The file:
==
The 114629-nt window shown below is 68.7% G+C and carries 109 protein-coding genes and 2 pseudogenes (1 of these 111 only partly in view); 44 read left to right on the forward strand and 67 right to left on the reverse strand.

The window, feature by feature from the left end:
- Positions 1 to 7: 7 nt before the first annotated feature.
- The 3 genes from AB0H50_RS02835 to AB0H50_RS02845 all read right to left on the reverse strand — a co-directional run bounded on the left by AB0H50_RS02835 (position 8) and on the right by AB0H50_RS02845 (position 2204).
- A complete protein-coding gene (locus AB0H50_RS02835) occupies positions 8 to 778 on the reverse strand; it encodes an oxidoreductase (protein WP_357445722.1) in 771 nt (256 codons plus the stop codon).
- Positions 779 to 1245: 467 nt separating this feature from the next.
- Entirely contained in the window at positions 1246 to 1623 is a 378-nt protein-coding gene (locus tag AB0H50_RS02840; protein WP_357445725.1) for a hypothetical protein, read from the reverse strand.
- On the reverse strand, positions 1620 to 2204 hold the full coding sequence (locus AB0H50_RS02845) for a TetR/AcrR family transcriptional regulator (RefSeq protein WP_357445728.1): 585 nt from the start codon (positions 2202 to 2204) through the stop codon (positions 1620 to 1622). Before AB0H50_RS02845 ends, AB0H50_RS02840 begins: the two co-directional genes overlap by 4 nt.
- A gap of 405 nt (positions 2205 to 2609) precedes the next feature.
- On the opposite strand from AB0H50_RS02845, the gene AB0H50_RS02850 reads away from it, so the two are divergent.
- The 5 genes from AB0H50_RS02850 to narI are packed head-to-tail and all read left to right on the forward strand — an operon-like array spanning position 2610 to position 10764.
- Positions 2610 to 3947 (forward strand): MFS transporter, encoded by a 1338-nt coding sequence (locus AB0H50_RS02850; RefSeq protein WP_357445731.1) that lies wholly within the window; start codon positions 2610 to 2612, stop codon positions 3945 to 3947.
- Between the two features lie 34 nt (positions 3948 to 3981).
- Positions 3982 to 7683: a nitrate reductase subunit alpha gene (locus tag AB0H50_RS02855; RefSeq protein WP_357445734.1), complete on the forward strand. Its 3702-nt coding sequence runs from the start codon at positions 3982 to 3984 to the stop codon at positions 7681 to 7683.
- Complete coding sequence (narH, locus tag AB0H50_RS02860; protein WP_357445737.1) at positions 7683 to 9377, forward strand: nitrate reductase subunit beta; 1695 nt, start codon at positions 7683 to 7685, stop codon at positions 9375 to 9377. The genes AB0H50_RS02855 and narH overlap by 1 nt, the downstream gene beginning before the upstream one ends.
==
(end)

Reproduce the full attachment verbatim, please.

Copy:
The 114629-nt window shown below is 68.7% G+C and carries 109 protein-coding genes and 2 pseudogenes (1 of these 111 only partly in view); 44 read left to right on the forward strand and 67 right to left on the reverse strand.

The window, feature by feature from the left end:
- Positions 1 to 7: 7 nt before the first annotated feature.
- The 3 genes from AB0H50_RS02835 to AB0H50_RS02845 all read right to left on the reverse strand — a co-directional run bounded on the left by AB0H50_RS02835 (position 8) and on the right by AB0H50_RS02845 (position 2204).
- A complete protein-coding gene (locus AB0H50_RS02835) occupies positions 8 to 778 on the reverse strand; it encodes an oxidoreductase (protein WP_357445722.1) in 771 nt (256 codons plus the stop codon).
- Positions 779 to 1245: 467 nt separating this feature from the next.
- Entirely contained in the window at positions 1246 to 1623 is a 378-nt protein-coding gene (locus tag AB0H50_RS02840; protein WP_357445725.1) for a hypothetical protein, read from the reverse strand.
- On the reverse strand, positions 1620 to 2204 hold the full coding sequence (locus AB0H50_RS02845) for a TetR/AcrR family transcriptional regulator (RefSeq protein WP_357445728.1): 585 nt from the start codon (positions 2202 to 2204) through the stop codon (positions 1620 to 1622). Before AB0H50_RS02845 ends, AB0H50_RS02840 begins: the two co-directional genes overlap by 4 nt.
- A gap of 405 nt (positions 2205 to 2609) precedes the next feature.
- On the opposite strand from AB0H50_RS02845, the gene AB0H50_RS02850 reads away from it, so the two are divergent.
- The 5 genes from AB0H50_RS02850 to narI are packed head-to-tail and all read left to right on the forward strand — an operon-like array spanning position 2610 to position 10764.
- Positions 2610 to 3947 (forward strand): MFS transporter, encoded by a 1338-nt coding sequence (locus AB0H50_RS02850; RefSeq protein WP_357445731.1) that lies wholly within the window; start codon positions 2610 to 2612, stop codon positions 3945 to 3947.
- Between the two features lie 34 nt (positions 3948 to 3981).
- Positions 3982 to 7683: a nitrate reductase subunit alpha gene (locus tag AB0H50_RS02855; RefSeq protein WP_357445734.1), complete on the forward strand. Its 3702-nt coding sequence runs from the start codon at positions 3982 to 3984 to the stop codon at positions 7681 to 7683.
- Complete coding sequence (narH, locus tag AB0H50_RS02860; protein WP_357445737.1) at positions 7683 to 9377, forward strand: nitrate reductase subunit beta; 1695 nt, start codon at positions 7683 to 7685, stop codon at positions 9375 to 9377. The genes AB0H50_RS02855 and narH overlap by 1 nt, the downstream gene beginning before the upstream one ends.